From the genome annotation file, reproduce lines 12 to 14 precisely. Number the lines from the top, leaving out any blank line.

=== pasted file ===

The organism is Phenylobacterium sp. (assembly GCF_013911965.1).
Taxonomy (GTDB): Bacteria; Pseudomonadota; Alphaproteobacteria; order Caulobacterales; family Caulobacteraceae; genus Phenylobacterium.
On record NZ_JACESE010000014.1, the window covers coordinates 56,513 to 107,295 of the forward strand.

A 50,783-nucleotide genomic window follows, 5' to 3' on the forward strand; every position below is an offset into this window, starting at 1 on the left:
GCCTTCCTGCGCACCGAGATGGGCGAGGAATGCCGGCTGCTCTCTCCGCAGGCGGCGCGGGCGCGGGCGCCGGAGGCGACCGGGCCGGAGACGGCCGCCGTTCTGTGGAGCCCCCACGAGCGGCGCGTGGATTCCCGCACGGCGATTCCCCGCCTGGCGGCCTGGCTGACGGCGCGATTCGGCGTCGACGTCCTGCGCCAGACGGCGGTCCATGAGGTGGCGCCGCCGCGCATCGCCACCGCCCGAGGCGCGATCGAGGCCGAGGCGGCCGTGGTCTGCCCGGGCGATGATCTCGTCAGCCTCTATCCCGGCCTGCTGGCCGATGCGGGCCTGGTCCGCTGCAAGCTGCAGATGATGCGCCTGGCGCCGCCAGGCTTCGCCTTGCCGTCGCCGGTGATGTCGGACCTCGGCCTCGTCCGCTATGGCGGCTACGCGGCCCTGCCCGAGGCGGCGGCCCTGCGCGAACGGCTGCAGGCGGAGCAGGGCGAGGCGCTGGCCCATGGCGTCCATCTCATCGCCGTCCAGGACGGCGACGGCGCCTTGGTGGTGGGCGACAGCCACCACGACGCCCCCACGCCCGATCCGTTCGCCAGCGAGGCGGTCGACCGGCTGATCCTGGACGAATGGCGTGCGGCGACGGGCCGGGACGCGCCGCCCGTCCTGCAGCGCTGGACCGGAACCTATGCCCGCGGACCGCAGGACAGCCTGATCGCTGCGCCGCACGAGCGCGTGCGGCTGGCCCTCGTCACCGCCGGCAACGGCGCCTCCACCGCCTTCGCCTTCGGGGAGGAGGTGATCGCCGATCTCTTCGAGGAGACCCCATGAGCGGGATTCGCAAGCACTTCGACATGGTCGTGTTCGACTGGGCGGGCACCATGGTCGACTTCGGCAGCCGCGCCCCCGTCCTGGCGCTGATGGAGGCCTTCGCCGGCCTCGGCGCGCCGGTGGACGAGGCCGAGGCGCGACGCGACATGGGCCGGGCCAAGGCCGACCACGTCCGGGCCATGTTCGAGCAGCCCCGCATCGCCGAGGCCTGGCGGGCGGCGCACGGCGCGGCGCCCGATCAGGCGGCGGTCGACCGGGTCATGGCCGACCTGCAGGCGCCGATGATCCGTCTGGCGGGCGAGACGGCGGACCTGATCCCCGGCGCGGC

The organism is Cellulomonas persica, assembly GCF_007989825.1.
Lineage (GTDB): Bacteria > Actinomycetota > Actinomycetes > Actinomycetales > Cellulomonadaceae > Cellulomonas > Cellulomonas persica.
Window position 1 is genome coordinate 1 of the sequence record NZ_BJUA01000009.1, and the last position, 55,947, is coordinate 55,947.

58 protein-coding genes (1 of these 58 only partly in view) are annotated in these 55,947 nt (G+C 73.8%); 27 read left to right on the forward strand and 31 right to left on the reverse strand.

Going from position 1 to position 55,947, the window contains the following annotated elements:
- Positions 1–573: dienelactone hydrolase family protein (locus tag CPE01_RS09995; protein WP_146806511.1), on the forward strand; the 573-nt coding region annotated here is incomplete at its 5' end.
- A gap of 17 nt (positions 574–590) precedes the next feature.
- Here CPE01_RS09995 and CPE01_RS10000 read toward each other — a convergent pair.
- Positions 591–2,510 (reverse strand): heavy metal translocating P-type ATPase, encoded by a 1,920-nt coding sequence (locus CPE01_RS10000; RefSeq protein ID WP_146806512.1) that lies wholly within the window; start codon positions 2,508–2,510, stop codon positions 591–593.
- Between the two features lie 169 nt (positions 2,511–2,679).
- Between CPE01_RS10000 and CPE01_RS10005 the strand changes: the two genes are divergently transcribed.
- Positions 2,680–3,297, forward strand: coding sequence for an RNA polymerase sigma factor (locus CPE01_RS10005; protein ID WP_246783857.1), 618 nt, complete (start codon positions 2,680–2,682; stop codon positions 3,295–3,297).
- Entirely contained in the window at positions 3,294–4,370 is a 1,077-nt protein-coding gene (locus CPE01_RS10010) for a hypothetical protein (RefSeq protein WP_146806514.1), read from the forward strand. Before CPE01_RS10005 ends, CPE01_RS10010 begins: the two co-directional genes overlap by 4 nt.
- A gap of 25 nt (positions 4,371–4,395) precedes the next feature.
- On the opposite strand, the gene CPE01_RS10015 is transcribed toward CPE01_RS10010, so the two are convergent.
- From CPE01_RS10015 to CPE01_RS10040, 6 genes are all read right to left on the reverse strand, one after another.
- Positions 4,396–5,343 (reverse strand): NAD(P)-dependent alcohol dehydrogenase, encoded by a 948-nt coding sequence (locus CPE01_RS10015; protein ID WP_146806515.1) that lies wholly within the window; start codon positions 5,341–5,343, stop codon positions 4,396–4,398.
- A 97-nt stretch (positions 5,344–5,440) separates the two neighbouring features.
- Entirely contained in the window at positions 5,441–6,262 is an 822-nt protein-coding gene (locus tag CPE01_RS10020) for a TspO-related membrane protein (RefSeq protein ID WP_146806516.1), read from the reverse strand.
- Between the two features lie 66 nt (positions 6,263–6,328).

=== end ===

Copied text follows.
- A gap of 17 nt (positions 574–590) precedes the next feature.
- Here CPE01_RS09995 and CPE01_RS10000 read toward each other — a convergent pair.
- Positions 591–2,510 (reverse strand): heavy metal translocating P-type ATPase, encoded by a 1,920-nt coding sequence (locus CPE01_RS10000; RefSeq protein ID WP_146806512.1) that lies wholly within the window; start codon positions 2,508–2,510, stop codon positions 591–593.